Saturday, September 4, 2010

J. Douglas Blackburn

March 12, 1945 - September 3, 2010
Rest in Peace, my friend

Added....from "Jay Blackburn, who'd served in Vietnam in combat, died in San Antonio where he and his wife Chancey lived. His major radio achievement was the creation of The Loop in Chicago with his partner Bruce Miller Earle. He and Earle consulted and/or programmed many radio stations in the United States and aboard, working for Art Holt, a radio station broker and station owner whose career goes back to years with Gordon McLendon.

Jay authored "The Radio Gypsies" and was a mentor for Claude Hall's eNovel "I Love Radio." "Jay and Bruce Miller Earle were close friends dating back to the 1960s," said Claude Hall, once Radio-TV Editor of Billboard Magazine and later a college profession. "I considered them lovable radio rascals and will miss Jay Blackburn immensely."

Read J's obituary from here.

Read Claude Hall's thoughts on J here (scroll down to "Blackburn Matters")

Bruce Miller Earle corrects the record on WLUP here (scroll down to "Loop Matters")

Read Chicagoland Radio & Media's post here.

Chicago Sun-Times article on J (9/8/10) here.

Listen to WLUP's March, 1977 sign-on here (via Tom O'Toole; MP3 download)

More on J. Blackburn from this blog here.

Friday, June 12, 2009

Classic Rock Friday

Good Morning from Mid-Michigan. Sunny this morning and 52° at 6:42am.

Some great video popped up on the web in the last day. First is from the glory years of KMET/Los Angeles via Jeff Gonzer (currently a consultant and part-time on-air at KSWD/LA):

Second one via Fred Jacobs...who proudly exclaims that this is a "great celebration of classic rock":

Have a great Friday!

Monday, June 8, 2009

Dan O'Day On Radio

54° - cloudy with light rain at 6:59am

Good Morning from Okemos...

This past weekend, the brilliant Dan O'Day posted this on his own blog (I found it via his post on Facebook). Dan prefaced the post with a note that this may offend radio executives.

I believe there's some truths here that need to be heard and at the very least can give owners, executives, GMs and PDs something to think about:

Dan's blog btw, an excellent read here. Make it part of your daily diet.

Monday, May 11, 2009

Clear Channel

63° - clear/sunny at 8:25am

Welcome to another work week.

When I started writing this blog post this morning, I had six other topics I was going to include. My first topic however, was Clear Channel and I've run out of room. This is a piece I didn't want to write.

Still doing a lot of reading as details trickle out about Clear Channel's latest changes, including its "Premium Choice" programming, which essentially syndicates some of the company's better talent to stations around the country. I've found it difficult for me to critical of Clear Channel. My years with them were pretty good ones that I would be hard to trade for anything else.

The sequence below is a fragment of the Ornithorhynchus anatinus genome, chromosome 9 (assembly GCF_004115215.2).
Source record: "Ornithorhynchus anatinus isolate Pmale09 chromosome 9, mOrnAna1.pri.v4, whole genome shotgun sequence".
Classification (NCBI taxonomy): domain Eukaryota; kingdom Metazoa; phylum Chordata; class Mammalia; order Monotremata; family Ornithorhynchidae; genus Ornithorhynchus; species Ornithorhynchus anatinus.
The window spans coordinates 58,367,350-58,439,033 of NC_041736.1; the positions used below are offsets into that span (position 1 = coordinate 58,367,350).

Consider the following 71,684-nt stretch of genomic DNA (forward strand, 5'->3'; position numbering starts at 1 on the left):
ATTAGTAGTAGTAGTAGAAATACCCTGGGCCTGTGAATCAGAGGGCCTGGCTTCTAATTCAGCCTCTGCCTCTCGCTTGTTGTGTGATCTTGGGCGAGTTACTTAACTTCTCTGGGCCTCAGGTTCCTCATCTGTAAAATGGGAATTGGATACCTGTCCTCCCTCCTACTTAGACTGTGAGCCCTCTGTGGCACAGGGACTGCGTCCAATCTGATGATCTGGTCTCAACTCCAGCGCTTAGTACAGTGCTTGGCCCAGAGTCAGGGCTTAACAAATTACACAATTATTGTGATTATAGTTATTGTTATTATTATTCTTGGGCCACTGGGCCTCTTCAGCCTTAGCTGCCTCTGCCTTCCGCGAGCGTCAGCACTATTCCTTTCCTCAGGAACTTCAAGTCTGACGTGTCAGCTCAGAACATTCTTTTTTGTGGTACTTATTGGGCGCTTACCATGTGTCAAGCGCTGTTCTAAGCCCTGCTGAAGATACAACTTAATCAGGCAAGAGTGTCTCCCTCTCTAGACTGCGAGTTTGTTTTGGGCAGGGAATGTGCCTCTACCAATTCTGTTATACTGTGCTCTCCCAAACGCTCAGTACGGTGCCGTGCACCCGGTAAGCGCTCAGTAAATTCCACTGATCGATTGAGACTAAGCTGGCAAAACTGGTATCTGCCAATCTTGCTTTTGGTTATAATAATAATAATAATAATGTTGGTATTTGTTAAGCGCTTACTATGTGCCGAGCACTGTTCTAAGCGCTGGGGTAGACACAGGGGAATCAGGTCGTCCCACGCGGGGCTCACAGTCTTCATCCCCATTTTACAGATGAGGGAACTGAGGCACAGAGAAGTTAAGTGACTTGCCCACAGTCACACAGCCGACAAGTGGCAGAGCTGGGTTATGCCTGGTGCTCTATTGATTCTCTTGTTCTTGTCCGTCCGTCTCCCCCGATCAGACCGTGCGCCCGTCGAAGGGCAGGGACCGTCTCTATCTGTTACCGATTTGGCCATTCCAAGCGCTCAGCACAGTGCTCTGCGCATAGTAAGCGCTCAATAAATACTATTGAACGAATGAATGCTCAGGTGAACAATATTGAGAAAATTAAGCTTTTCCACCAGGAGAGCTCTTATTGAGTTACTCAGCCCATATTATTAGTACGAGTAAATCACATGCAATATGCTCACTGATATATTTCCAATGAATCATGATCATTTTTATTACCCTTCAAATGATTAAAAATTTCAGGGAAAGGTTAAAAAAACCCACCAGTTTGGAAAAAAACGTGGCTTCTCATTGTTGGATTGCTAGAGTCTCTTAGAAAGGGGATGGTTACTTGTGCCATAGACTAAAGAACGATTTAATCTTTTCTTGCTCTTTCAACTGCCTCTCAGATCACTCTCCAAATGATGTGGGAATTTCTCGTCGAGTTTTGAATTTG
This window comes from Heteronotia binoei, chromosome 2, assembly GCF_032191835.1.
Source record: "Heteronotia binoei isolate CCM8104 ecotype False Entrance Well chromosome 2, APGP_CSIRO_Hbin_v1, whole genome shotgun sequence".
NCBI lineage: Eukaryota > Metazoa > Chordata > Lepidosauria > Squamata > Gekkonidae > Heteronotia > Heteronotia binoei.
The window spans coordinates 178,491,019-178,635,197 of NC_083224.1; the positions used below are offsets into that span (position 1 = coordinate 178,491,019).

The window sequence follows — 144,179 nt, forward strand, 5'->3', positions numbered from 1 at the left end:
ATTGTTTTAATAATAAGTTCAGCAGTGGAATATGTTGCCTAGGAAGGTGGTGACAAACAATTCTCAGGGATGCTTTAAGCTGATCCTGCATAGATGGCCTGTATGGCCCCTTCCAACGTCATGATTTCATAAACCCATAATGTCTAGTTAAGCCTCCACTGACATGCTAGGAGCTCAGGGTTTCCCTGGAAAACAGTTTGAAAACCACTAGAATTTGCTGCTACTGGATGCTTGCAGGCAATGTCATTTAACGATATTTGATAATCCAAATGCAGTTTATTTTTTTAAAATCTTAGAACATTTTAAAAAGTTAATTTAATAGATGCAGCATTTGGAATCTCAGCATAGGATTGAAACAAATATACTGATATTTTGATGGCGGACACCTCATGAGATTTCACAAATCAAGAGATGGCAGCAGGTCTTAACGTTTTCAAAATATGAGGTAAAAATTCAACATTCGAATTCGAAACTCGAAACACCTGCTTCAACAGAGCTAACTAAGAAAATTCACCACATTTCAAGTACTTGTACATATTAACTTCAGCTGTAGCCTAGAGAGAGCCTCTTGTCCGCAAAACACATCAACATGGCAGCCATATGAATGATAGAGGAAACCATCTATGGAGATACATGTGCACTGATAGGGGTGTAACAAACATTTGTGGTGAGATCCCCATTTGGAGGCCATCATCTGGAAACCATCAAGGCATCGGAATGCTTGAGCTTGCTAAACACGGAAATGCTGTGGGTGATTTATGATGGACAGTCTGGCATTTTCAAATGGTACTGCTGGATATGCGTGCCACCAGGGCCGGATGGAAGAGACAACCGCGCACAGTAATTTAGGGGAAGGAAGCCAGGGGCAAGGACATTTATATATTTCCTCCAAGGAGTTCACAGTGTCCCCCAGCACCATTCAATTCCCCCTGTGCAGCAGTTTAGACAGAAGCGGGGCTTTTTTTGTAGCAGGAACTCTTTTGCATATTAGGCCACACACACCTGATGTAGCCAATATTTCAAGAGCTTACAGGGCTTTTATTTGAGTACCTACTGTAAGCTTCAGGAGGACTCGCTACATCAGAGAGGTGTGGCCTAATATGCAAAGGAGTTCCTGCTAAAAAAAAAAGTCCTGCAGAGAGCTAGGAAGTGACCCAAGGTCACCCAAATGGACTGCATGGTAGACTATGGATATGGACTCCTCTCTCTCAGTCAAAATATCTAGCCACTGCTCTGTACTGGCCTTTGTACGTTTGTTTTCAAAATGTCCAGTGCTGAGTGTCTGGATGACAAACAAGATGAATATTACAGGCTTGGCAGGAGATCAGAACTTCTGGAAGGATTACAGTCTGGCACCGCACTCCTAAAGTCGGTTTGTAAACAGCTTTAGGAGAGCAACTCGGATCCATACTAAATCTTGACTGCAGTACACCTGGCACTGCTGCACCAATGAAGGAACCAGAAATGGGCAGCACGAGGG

If what I hear is true, its disappointing to hear that "Premium Choice" won't be localized, unlike the out-of-market voice-tracking the company had been doing - where the local PD would actually schedule the music and ship a log, liners and market information to the remote talent, resulting in a local sounding airshift with some good talent.

How weird to be nostalgic for that period!

This must explain the company's rush to "localism", which is essentially an increased PSA load. Advance damage control but hard to do much otherwise with a skeleton staff.

One PD who works crosstown to a Clear Channel cluster recently described Premium Choice to me as sounding like "bad 70s satellite." I hope not! On the other side of the coin, a large market PD with the company told me via Twitter "Wait till you hear how it sounds. I think you'll be stunned."

OK, fair enough. I haven't heard the product yet.

But apparently gone from any station "opting in" (your definition of "opting in" may vary) to Premium Choice is local scheduling of music. The national playlist rears its ugly head. Interesting that this comes from a company that spent a lot of time over the years denying that there was a corporate playlist (and when the did there really wasn't).

While its true that the hits are the hits are the hits, I don't need to mention that there's always been differences from market to market (that's what local music research
was all about) and this research is what gave stations a competitive advantage. Added: in the very simple sense, it was finding out what your local audience wanted and giving it to them.

Given the present economy, Consultant Harve Allen noted in this piece he posted over the weekend that
"It's the perfect storm--negative cash flow and bland & sterile local radio stations."

And Harve adds:
"Are you mad yet? I hope a little bit."

Harve hints at something that I've said many times one way or another: it's unique hard-to-duplicate content that makes for a winning radio station. And I'm simply repeating something that (love him or hate him) Randy Michaels said to group of programmers at a Dan O'Day conference years ago.

Pulling back the local personalities and becoming music intensive (and with a national playlist at that) offers nothing unique and difficult-to-duplicate. Nothing. Anyone can do that!

There was a day when a smart crosstown competitor would take advantage of a situation like that. I really hope those days aren't over yet, but my guess is that the MBAs making the programming decisions at Clear Channel are betting that there's nobody in most of their markets who will come in and kick their ass.

Or maybe they simply don't care.